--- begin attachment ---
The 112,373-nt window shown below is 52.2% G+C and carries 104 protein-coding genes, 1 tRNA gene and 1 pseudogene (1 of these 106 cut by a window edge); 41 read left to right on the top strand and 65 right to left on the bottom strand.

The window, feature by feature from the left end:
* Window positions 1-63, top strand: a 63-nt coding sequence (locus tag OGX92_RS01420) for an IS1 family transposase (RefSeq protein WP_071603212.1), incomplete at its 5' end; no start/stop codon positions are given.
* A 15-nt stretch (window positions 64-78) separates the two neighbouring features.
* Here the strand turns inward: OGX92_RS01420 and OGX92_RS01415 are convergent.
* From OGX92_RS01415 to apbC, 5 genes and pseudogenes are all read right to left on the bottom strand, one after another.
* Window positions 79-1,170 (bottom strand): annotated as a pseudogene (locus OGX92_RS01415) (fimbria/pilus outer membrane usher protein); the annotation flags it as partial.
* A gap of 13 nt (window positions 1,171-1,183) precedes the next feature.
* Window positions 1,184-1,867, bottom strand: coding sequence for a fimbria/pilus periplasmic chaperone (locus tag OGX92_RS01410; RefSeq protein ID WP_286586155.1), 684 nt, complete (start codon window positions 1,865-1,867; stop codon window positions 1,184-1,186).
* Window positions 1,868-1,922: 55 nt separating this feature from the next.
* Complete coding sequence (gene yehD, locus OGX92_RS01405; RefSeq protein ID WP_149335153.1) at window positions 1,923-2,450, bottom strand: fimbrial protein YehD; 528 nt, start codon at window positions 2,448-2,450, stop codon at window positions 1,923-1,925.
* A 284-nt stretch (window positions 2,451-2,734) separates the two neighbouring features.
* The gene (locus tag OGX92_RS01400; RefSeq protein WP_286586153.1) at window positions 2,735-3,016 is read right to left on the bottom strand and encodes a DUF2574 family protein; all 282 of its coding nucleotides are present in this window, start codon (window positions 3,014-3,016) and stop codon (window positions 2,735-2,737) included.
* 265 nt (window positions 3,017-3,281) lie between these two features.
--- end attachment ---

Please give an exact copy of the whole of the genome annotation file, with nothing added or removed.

The 112,373-nt window shown below is 52.2% G+C and carries 104 protein-coding genes, 1 tRNA gene and 1 pseudogene (1 of these 106 cut by a window edge); 41 read left to right on the top strand and 65 right to left on the bottom strand.

The window, feature by feature from the left end:
* Window positions 1-63, top strand: a 63-nt coding sequence (locus tag OGX92_RS01420) for an IS1 family transposase (RefSeq protein WP_071603212.1), incomplete at its 5' end; no start/stop codon positions are given.
* A 15-nt stretch (window positions 64-78) separates the two neighbouring features.
* Here the strand turns inward: OGX92_RS01420 and OGX92_RS01415 are convergent.
* From OGX92_RS01415 to apbC, 5 genes and pseudogenes are all read right to left on the bottom strand, one after another.
* Window positions 79-1,170 (bottom strand): annotated as a pseudogene (locus OGX92_RS01415) (fimbria/pilus outer membrane usher protein); the annotation flags it as partial.
* A gap of 13 nt (window positions 1,171-1,183) precedes the next feature.
* Window positions 1,184-1,867, bottom strand: coding sequence for a fimbria/pilus periplasmic chaperone (locus tag OGX92_RS01410; RefSeq protein ID WP_286586155.1), 684 nt, complete (start codon window positions 1,865-1,867; stop codon window positions 1,184-1,186).
* Window positions 1,868-1,922: 55 nt separating this feature from the next.
* Complete coding sequence (gene yehD, locus OGX92_RS01405; RefSeq protein ID WP_149335153.1) at window positions 1,923-2,450, bottom strand: fimbrial protein YehD; 528 nt, start codon at window positions 2,448-2,450, stop codon at window positions 1,923-1,925.
* A 284-nt stretch (window positions 2,451-2,734) separates the two neighbouring features.
* The gene (locus tag OGX92_RS01400; RefSeq protein WP_286586153.1) at window positions 2,735-3,016 is read right to left on the bottom strand and encodes a DUF2574 family protein; all 282 of its coding nucleotides are present in this window, start codon (window positions 3,014-3,016) and stop codon (window positions 2,735-2,737) included.
* 265 nt (window positions 3,017-3,281) lie between these two features.